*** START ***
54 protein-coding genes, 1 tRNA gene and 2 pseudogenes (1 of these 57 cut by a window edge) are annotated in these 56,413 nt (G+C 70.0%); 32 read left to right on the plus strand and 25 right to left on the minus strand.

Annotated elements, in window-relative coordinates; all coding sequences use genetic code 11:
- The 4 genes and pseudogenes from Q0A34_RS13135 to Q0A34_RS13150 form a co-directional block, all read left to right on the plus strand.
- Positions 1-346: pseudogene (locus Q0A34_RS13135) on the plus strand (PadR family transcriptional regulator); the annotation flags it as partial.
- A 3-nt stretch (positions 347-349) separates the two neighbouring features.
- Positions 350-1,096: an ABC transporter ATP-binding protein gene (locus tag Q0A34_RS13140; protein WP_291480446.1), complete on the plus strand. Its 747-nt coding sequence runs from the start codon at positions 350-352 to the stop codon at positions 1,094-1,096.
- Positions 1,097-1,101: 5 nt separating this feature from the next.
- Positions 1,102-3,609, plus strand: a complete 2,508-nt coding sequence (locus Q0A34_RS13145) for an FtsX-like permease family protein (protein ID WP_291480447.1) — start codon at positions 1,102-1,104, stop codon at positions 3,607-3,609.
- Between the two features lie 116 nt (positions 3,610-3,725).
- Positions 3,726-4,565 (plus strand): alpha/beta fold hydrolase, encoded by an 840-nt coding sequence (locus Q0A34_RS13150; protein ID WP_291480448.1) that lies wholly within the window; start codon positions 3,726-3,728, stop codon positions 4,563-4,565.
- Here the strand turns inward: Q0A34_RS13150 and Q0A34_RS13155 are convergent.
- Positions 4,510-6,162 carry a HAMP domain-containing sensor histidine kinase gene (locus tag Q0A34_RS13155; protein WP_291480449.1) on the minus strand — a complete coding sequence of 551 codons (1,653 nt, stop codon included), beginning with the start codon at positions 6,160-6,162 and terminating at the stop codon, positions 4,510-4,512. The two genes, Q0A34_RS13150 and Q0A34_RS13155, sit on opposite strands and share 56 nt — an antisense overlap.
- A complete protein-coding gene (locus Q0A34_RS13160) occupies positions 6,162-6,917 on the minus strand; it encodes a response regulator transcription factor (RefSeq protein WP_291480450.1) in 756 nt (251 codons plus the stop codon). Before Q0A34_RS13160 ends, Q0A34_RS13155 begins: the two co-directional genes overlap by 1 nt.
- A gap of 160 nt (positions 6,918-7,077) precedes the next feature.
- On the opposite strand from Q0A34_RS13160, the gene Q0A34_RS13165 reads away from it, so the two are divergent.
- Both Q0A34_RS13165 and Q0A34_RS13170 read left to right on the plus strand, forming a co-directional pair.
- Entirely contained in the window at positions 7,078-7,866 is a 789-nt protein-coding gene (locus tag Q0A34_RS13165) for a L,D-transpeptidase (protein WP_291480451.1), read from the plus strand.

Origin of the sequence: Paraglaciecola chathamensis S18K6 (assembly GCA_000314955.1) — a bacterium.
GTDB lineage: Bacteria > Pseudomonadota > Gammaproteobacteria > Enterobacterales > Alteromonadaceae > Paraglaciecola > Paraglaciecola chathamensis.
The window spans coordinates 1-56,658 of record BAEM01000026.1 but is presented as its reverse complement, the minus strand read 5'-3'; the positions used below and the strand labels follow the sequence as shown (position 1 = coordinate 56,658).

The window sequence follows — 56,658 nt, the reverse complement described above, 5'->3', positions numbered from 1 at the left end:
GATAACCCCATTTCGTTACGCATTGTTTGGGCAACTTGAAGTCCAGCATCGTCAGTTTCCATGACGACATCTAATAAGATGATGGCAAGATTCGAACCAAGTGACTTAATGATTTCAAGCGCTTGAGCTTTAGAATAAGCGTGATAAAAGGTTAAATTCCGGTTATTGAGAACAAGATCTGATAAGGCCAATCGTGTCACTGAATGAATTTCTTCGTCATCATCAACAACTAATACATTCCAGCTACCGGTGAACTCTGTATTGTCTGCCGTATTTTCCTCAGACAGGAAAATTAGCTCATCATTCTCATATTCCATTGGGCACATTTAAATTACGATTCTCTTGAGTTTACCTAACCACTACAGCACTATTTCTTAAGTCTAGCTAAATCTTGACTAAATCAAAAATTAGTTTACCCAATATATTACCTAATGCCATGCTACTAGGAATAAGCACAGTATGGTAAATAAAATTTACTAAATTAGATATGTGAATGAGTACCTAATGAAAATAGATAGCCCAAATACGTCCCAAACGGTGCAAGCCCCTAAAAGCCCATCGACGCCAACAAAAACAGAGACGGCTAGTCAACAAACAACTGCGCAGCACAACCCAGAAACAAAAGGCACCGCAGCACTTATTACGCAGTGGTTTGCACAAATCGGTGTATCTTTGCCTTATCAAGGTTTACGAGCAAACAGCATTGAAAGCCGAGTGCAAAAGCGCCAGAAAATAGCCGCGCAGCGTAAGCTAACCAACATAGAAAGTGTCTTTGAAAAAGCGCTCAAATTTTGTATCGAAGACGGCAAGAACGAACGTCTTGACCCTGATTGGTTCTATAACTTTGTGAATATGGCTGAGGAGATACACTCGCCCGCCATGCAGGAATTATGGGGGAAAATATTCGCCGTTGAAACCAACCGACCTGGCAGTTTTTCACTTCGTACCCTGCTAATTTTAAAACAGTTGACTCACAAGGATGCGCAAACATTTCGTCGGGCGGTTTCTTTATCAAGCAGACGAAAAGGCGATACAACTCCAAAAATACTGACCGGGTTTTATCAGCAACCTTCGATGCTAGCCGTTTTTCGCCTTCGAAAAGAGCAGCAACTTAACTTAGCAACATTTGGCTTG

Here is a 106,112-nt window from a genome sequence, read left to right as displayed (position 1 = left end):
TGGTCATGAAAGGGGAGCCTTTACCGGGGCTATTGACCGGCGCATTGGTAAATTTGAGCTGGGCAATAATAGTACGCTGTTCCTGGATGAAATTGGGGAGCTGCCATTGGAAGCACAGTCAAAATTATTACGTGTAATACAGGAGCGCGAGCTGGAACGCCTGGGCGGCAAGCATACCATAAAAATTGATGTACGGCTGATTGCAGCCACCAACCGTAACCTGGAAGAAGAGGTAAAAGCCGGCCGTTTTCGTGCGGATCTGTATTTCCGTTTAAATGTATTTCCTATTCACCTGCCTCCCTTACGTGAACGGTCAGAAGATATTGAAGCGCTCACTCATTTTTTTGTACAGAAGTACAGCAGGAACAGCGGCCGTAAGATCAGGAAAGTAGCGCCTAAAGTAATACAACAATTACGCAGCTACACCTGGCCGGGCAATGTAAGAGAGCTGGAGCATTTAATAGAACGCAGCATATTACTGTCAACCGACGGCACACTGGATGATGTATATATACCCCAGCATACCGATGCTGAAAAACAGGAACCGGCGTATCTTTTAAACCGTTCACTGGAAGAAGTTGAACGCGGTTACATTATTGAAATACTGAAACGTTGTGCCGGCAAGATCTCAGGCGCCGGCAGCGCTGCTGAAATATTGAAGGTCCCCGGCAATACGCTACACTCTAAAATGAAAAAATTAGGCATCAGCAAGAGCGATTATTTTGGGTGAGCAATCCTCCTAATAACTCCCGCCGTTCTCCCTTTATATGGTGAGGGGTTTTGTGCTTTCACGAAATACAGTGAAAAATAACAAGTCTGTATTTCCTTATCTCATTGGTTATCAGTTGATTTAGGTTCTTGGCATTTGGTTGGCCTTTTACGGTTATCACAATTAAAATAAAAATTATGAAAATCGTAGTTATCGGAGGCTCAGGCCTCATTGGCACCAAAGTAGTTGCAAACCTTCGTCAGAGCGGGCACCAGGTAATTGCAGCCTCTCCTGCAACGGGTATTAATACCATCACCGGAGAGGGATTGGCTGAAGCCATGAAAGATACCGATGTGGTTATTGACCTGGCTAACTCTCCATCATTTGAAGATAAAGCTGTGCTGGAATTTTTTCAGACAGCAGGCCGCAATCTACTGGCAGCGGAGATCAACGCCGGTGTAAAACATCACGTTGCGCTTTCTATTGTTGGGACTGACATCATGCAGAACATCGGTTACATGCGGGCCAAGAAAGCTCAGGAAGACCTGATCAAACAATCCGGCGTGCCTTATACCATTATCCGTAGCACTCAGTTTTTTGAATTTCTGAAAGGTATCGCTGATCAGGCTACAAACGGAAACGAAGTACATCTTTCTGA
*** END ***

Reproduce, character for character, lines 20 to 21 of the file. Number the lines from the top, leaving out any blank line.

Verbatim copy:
The window spans coordinates 1-56,658 of record BAEM01000026.1 but is presented as its reverse complement, the minus strand read 5'-3'; the positions used below and the strand labels follow the sequence as shown (position 1 = coordinate 56,658).

The window sequence follows — 56,658 nt, the reverse complement described above, 5'->3', positions numbered from 1 at the left end: